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FCC Chairwoman Wants Broadband Standard Boosted to 100Mbps Across the United States

FCC Chairwoman Jessica Rosenworcel

FCC Chairwoman Jessica Rosenworcel has proposed that the US standard for broadband be redefined to a minimum of 100Mbps download and 20Mbps upload speeds, up from the current 25Mbps/3Mbps. The shift aims to serve better remote and hybrid workers, whose numbers surged during the pandemic. In the US, the average fixed broadband speed stands at 134Mbps/75Mbps, though Rosenworcel suggested a future goal of 1Gbps/500Mbps.

The proposal would necessitate networking companies to upgrade their equipment to meet the new standard and addresses concerns that the current definition masks broadband inadequacies in rural and low-income communities. This issue was highlighted in a survey by Cisco, which found poor broadband connectivity undermined remote and hybrid work efforts. It reported that 75% of respondents believed the success of hybrid work depended on quality internet availability, and 58% experienced an inability to access crucial services due to unreliable broadband connections.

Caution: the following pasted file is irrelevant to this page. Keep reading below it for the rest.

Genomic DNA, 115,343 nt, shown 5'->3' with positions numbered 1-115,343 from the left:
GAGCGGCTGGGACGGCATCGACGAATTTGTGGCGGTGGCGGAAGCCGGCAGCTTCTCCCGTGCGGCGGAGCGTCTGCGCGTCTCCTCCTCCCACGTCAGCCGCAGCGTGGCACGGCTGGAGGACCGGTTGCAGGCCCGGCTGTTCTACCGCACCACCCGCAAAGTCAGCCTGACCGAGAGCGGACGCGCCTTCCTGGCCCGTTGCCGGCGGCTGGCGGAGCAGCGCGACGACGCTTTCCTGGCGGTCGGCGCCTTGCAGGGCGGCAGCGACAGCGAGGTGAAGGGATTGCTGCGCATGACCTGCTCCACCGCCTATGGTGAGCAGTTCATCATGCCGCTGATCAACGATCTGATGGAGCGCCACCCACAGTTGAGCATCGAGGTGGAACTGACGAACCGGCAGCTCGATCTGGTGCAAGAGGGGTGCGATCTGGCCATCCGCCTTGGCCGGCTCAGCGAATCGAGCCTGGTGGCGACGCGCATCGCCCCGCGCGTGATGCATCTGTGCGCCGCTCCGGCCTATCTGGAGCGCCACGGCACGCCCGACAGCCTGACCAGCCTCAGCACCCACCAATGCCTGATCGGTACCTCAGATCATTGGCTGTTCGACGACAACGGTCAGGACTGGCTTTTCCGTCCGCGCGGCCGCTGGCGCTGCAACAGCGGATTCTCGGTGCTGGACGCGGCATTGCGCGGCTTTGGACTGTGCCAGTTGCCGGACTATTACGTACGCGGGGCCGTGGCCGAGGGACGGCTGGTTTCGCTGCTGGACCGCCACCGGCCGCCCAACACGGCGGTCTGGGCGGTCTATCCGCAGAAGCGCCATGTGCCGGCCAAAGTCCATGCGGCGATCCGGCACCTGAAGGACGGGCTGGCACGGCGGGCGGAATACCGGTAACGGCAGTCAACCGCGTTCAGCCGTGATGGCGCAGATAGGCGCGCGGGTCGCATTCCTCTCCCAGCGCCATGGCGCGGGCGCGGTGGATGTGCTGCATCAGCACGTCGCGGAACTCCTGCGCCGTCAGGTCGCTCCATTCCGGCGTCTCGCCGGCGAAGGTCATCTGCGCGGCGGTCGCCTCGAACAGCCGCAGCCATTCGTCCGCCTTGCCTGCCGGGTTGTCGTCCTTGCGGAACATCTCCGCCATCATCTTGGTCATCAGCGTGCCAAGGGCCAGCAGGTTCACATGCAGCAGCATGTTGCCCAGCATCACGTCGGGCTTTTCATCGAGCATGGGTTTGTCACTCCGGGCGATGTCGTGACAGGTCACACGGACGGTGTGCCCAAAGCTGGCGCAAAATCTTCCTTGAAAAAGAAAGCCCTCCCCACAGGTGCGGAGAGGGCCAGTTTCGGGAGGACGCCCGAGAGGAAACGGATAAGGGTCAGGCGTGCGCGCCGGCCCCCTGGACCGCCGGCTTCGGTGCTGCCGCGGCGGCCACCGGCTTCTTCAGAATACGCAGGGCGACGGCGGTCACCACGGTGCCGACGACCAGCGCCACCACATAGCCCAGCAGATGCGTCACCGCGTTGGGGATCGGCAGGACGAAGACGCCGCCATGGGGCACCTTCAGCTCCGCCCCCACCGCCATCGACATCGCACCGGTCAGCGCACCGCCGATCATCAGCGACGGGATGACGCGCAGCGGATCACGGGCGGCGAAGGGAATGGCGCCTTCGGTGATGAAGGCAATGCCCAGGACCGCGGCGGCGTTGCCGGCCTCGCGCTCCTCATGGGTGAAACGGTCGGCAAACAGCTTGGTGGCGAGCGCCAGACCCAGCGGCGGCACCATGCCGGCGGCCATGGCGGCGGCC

Jack Gold, principal analyst at research firm J. Gold Associates, suggested that uniform minimum speed nationwide would be advantageous for businesses reaching consumers electronically. Also, with 5G mobile networking being deployed in more remote locations, high-speed connections of 100Mbps and above are becoming more feasible.

However, the disparity in internet speed persists across the country. While urban and suburban areas can attain 100Mbps or 1Gbps speeds, more remote or low-income regions have less bandwidth due to underinvestment in connectivity.

By CircleID Reporter

CircleID’s internal staff reporting on news tips and developing stories. Do you have information the professional Internet community should be aware of? Contact us.

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